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Workplace tests given to applicants or employees can be divided into two general types: (1) Tests with results that measure ability or performance on a continuous, comparative scale and (2) tests with essentially dichotomous results indicating the truth or falsity of some fact about the worker. Aptitude tests or quantified supervisorial ratings fall into the first category. They have been the subject of substantial litigation brought primarily under Title VII of the Civil Rights Act of 1964. In contrast, the second category of workplace tests has received comparatively little judicial attention. This group includes drug tests, other medical tests such as those for the AIDS antibody, and truth-detection testing. This second category of workplace testing has engendered social controversy and litigation concerning invasions of privacy and constitutional or common law protections against unreasonable intrusions or searches. A separate issue has not yet received sufficient attention: The problem of injury to reputation through the predictable number of false results on such tests.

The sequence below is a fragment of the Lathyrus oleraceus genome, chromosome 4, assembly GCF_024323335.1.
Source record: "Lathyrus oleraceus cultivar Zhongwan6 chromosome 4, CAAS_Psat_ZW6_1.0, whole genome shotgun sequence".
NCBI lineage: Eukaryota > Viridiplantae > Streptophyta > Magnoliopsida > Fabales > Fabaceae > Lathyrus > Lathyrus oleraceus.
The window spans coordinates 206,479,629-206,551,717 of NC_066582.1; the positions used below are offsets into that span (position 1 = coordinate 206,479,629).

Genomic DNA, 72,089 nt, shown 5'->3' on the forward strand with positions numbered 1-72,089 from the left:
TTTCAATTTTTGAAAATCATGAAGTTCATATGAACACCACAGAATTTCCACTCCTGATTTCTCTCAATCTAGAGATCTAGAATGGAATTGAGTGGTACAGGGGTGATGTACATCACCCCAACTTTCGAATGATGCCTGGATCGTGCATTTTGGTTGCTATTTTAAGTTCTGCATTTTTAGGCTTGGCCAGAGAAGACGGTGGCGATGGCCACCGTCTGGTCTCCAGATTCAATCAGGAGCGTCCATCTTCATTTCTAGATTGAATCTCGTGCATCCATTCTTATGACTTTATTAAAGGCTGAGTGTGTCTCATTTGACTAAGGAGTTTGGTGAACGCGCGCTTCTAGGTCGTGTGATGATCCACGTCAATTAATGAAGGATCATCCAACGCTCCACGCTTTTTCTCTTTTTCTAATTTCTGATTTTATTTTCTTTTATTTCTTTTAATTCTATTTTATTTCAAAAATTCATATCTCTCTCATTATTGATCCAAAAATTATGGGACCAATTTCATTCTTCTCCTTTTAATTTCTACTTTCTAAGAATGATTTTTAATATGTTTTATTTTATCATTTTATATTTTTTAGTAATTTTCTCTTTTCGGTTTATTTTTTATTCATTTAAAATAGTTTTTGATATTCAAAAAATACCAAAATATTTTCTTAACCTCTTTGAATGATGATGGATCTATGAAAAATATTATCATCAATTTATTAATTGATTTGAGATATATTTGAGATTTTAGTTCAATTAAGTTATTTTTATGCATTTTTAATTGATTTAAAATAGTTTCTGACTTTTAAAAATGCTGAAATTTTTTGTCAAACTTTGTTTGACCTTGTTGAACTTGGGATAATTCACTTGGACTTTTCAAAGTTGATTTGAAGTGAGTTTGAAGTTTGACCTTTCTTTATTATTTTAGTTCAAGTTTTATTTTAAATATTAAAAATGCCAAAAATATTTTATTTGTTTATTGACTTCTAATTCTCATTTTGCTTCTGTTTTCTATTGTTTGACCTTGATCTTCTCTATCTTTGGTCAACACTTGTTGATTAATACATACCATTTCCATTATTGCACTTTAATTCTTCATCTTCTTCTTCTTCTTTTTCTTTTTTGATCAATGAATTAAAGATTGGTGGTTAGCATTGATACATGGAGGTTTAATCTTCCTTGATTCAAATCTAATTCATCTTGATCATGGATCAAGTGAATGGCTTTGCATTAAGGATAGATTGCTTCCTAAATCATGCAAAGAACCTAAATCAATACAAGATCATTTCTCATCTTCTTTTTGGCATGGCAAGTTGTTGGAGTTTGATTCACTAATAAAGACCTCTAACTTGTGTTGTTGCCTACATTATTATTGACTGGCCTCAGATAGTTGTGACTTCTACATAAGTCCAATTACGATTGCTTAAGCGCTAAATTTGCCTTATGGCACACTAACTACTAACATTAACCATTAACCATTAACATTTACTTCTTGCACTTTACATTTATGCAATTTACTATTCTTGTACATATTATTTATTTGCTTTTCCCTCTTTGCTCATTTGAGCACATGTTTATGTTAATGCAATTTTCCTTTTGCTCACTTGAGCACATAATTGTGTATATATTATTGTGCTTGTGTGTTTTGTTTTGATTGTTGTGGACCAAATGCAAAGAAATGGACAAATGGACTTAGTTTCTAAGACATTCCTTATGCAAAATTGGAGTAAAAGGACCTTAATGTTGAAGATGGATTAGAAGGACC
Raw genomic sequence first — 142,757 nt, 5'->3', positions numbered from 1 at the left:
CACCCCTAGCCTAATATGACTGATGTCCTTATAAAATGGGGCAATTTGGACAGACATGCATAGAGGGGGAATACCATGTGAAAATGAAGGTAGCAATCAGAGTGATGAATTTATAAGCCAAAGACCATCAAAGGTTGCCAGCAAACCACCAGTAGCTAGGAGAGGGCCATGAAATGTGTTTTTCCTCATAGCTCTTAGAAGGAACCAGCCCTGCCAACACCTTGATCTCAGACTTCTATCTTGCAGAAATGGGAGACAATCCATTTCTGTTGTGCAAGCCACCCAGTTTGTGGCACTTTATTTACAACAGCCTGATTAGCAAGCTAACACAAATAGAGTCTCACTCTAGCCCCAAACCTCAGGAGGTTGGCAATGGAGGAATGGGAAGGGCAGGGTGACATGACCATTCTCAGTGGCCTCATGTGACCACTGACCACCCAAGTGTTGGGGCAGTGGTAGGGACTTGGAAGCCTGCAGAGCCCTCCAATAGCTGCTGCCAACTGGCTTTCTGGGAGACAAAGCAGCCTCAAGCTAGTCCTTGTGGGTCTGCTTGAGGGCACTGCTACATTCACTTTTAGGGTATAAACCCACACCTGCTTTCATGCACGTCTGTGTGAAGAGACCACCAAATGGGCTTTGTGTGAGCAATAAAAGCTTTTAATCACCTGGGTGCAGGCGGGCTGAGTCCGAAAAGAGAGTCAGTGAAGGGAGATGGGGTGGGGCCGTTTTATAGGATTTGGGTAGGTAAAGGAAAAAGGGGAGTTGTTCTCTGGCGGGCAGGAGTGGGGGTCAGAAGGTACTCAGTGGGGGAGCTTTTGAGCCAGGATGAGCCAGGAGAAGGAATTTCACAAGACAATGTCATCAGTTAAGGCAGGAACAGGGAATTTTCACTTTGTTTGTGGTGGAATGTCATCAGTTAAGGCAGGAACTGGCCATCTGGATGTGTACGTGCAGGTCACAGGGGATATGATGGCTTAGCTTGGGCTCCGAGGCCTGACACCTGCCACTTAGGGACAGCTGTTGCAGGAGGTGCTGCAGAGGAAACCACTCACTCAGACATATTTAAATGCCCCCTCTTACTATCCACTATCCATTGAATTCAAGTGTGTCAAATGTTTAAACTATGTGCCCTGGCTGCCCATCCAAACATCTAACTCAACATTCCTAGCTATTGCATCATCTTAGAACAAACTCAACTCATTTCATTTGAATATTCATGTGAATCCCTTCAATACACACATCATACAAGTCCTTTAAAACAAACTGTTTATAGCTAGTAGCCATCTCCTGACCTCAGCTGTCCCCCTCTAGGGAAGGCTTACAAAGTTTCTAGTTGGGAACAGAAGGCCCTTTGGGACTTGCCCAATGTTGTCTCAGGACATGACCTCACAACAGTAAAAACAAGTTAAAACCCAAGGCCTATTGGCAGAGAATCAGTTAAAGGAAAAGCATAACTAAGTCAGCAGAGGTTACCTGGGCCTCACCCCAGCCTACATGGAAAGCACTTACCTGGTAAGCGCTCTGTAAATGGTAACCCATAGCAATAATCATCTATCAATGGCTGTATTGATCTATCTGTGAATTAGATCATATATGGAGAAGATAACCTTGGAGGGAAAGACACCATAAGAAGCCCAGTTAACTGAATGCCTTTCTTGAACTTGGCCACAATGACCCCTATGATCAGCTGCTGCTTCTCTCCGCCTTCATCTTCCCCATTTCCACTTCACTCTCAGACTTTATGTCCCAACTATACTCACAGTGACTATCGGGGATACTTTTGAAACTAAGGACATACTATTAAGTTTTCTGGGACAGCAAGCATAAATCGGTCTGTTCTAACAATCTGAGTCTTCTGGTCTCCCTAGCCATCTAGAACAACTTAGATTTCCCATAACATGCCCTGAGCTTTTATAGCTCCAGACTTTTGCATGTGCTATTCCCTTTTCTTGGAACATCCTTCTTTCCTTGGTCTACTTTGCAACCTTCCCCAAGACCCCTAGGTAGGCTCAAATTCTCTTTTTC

The empirical inquiry into the number of individuals who suffer reputational injury from false reports, and the political issue of whether to legislate controls on purity/taint testing, are not the direct subjects of this article. The focus here is on the problem that some inevitable number of individuals will receive incorrect results on such tests. The question is whether a reputational injury from a false positive test result is defamatory and whether it should be compensable at common law. No reported case has squarely addressed this issue, but courts will probably confront the problem as soon as employers increase the use of drug tests. The goal of this article is to assist in the resolution of such cases when they appear.

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1988 U. Chi. Legal F. 181.